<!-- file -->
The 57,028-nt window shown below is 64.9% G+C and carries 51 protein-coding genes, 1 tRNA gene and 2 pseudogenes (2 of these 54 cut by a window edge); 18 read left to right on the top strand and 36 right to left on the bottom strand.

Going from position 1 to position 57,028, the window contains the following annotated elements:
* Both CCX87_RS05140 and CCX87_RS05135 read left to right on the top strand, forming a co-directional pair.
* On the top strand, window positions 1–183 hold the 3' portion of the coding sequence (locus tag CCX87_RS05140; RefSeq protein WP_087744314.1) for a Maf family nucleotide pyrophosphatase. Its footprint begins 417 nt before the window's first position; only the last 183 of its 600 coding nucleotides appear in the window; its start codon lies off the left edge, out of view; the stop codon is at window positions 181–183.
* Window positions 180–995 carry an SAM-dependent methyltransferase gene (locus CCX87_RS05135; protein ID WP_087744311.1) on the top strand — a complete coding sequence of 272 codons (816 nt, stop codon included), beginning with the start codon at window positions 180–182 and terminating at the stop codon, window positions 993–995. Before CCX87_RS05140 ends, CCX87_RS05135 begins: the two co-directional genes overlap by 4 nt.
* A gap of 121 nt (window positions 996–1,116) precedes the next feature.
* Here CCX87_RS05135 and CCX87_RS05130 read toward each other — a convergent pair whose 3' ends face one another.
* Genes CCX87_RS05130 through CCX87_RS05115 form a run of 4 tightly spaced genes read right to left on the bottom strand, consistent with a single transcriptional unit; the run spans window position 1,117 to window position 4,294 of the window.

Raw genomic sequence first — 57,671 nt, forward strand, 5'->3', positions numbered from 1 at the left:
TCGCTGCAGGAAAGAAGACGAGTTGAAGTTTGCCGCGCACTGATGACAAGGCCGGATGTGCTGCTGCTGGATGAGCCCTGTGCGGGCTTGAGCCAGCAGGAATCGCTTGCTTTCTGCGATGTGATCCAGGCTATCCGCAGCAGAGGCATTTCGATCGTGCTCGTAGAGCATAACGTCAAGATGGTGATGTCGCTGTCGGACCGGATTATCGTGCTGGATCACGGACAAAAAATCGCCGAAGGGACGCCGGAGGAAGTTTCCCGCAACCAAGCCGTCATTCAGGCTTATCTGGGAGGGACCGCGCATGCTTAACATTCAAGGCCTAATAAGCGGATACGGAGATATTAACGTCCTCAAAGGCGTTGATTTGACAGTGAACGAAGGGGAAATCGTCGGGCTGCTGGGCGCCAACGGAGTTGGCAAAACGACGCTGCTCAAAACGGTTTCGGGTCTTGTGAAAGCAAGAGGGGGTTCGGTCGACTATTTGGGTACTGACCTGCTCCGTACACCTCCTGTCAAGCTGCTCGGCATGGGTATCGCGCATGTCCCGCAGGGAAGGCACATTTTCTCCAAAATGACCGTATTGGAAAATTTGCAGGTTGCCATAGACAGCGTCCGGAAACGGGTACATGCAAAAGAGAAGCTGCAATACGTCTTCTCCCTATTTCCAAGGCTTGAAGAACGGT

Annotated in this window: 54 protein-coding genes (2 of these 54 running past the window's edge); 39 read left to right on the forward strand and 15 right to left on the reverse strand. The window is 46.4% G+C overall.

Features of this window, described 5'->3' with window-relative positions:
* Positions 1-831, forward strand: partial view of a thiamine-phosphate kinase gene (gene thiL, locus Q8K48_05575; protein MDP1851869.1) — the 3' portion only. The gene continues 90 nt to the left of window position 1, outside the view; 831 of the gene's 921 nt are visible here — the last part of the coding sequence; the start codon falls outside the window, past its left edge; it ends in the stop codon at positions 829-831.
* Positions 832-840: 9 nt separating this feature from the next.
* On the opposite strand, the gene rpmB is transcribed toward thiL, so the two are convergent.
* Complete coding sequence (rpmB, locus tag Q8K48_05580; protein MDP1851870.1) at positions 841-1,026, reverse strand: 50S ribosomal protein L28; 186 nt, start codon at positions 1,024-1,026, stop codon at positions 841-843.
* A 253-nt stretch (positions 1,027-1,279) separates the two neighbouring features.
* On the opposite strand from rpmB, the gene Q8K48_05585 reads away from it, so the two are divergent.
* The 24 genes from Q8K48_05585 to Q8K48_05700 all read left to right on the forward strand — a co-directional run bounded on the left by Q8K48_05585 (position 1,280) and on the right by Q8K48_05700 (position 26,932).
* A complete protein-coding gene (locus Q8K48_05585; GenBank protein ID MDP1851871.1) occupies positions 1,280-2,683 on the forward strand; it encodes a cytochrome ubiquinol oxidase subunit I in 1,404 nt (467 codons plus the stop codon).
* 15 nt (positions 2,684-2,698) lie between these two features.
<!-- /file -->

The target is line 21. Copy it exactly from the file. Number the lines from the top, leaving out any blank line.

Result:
* 15 nt (positions 2,684-2,698) lie between these two features.